The difference between the Rubtsov in the KHL and the Rubtsov in the QMJHL was noticable. He struggled to get minutes in the KHL, averaging 6:33 in 15 games and failed to register a point. He had just five shots and won 31.8 percent of his faceoffs.

He was a point-per-game player in the MHL, a Russian junior league, recording 15 points in 15 games with the Russkie Vityazi Chekhov. That was the player he resembled more in the Q.
 
Rubtsov made an immediate impact with the Saguenéens. He picked up two assists and fired six shots on goal in his first game, and he picked up nine points in his first six games.
 
“When you see a kid playing with his peers, it’s a lot different than playing in the KHL,” Hextall said. “You saw it a little bit with Ruby. Ruby goes from KHL and all of a sudden, he goes to Chicoutimi with his own age group and you’re like, ‘Woah.’
 
“We certainly weren’t surprised by that.”
 
The Chekhov, Russia, native missed Chicoutimi’s final six games of the regular season and then its postseason because of a fractured hand. He finished his brief QMJHL stint with racking up 22 points in 16 games — nine goals, five power-play markers, 13 assists with six multi-point games and was held scoreless just three times.
 
Last season, Rubtsov dealt with a broken nose and a fractured hand at the end of the campaign. He said he dealt with injuries in the KHL as well and played through them.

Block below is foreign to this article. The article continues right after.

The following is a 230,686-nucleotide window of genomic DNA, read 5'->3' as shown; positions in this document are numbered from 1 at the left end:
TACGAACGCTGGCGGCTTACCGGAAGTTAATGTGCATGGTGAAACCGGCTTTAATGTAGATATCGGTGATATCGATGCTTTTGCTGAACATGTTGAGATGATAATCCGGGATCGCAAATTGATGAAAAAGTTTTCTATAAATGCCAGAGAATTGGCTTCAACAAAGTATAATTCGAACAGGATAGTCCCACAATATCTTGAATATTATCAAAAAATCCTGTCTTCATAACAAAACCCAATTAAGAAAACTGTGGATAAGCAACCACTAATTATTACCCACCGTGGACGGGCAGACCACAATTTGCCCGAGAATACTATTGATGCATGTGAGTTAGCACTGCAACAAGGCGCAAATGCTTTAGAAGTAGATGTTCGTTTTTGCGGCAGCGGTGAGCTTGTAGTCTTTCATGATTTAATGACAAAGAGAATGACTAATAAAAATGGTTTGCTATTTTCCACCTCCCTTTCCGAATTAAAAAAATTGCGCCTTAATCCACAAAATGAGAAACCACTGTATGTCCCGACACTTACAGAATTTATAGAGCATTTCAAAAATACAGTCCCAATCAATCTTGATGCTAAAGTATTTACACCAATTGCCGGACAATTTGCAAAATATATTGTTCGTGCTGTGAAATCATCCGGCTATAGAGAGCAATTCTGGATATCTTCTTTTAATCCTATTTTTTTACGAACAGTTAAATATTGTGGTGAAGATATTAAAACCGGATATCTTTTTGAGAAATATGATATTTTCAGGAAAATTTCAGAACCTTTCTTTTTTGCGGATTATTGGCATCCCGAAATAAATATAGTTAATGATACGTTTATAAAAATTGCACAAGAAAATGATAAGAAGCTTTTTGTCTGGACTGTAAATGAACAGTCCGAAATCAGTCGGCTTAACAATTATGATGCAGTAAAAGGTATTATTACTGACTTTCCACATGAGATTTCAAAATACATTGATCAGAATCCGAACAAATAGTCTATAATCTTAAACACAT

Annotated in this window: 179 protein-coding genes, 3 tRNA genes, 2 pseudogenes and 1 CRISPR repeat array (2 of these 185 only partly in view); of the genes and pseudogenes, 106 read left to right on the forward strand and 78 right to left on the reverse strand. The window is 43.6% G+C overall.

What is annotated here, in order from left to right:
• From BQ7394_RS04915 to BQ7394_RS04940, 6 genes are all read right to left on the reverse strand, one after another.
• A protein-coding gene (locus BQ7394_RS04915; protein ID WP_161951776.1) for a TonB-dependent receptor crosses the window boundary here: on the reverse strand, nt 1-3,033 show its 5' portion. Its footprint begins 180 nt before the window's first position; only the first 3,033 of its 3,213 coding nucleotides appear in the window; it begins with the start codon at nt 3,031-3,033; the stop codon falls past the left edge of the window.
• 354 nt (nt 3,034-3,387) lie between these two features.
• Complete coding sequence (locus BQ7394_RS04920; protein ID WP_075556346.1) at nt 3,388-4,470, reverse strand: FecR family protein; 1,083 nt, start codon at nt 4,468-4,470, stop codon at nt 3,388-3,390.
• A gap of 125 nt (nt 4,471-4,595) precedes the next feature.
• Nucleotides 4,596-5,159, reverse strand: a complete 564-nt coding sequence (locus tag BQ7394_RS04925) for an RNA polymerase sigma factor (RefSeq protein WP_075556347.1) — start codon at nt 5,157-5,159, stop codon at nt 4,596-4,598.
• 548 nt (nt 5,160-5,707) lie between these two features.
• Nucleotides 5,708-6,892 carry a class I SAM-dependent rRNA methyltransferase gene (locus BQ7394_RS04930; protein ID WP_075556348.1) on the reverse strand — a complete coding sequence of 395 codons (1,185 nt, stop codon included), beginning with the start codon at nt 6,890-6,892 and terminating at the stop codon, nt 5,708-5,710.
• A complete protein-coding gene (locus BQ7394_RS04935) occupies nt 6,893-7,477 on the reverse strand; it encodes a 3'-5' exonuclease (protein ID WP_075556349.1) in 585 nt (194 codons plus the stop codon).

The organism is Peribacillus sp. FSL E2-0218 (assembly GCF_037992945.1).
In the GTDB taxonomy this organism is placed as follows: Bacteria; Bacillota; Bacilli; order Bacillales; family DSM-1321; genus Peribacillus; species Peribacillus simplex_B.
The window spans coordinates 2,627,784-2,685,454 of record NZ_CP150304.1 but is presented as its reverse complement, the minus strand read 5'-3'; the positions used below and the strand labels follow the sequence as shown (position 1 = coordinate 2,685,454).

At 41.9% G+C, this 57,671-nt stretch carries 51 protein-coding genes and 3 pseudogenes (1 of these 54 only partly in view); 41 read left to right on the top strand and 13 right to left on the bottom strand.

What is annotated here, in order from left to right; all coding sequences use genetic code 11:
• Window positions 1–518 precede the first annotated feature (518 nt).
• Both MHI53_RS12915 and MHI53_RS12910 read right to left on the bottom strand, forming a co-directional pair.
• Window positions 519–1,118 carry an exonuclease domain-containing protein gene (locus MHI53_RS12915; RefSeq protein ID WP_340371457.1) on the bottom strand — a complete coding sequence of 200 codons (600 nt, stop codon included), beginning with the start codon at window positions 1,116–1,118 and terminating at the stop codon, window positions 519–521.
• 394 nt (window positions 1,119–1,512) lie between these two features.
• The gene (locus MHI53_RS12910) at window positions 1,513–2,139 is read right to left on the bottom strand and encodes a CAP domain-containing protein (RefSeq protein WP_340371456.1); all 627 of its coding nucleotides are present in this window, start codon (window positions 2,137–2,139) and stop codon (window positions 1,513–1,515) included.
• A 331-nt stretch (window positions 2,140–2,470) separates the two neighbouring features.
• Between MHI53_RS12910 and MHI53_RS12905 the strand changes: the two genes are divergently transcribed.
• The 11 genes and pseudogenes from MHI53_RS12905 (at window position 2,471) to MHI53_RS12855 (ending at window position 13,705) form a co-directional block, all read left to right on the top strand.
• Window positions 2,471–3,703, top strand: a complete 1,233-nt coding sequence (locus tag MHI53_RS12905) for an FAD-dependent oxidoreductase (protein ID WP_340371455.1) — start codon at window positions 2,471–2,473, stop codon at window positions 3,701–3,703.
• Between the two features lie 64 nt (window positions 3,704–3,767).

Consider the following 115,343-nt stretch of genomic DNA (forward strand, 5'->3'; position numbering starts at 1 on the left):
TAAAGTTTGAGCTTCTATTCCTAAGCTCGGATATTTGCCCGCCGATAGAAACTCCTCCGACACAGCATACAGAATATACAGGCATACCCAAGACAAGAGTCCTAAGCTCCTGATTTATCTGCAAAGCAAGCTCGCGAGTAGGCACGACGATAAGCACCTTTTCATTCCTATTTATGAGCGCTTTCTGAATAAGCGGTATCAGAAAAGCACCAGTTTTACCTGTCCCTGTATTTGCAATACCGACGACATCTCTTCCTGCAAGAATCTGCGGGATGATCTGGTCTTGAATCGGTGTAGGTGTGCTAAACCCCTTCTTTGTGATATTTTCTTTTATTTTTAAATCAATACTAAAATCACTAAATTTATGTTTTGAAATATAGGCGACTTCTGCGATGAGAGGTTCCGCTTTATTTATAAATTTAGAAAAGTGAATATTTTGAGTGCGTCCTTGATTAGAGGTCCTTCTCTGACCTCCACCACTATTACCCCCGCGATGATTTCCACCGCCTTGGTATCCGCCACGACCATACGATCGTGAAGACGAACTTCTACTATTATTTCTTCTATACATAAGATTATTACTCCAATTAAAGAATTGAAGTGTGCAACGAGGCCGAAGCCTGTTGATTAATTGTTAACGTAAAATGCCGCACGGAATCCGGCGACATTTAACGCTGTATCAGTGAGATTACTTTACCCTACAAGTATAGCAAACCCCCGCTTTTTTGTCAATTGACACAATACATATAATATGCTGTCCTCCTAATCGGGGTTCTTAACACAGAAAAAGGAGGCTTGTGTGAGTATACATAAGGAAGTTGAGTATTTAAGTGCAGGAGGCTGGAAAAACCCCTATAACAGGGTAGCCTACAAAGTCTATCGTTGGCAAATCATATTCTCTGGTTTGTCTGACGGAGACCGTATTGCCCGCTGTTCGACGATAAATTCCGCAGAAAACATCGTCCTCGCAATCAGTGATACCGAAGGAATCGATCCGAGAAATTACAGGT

“I played until I wasn’t able to hold the stick,” Rubtsov said. “When the hand completely gave up that’s when I came [to Philadelphia for surgery].”
 
“That's kind of what you want," Hextall said. "You want guys who will push themselves and do what they can to try to be the best they can and try to help the team win. It certainly comes into the mix in terms of the character of a player and person.”
 
When the Flyers drafted Rubtsov last summer, their forward prospect group was not as deep as it is now. Hextall added seven forwards in 2016, including five of his first six picks. Last month, he added seven more, including three in the top 35.
 
So the question with Rubtsov, does he still project as a center with the Flyers? He played both center and wing last season in Chicoutimi. The versatility at his age is attractive.
 
“There are certain guys in the middle you want to move out of the middle because when they get to the NHL level, maybe their sense isn’t quite high enough or their size or there’s a blemish,” Hextall said. “He doesn’t have that blemish. He’s a smart player, he skates well.
 
“He’s going to be big and strong enough in a couple years. He’s going to be one of those guys truly who’s going to be really good in the middle and we may want to keep him there.”

Future Flyers Report: Wisconsin's Wyatt Kalynuk one of four prospects to watch in Big Ten

Future Flyers Report: Wisconsin's Wyatt Kalynuk one of four prospects to watch in Big Ten

It’s time for our weekly check-in on the Flyers’ prospects playing in the AHL, overseas and at the junior and college levels.

• The Flyers have some exciting young defensemen at the pro level. They also have some at the college and junior ranks.

Two that have received a lot of attention are Cam York and Egor Zamula. York was the Flyers' first-round pick this summer and is in his freshman year at Michigan, while Zamula is a near-point-per-game 19-year-old playing for the WHL's Calgary Hitmen.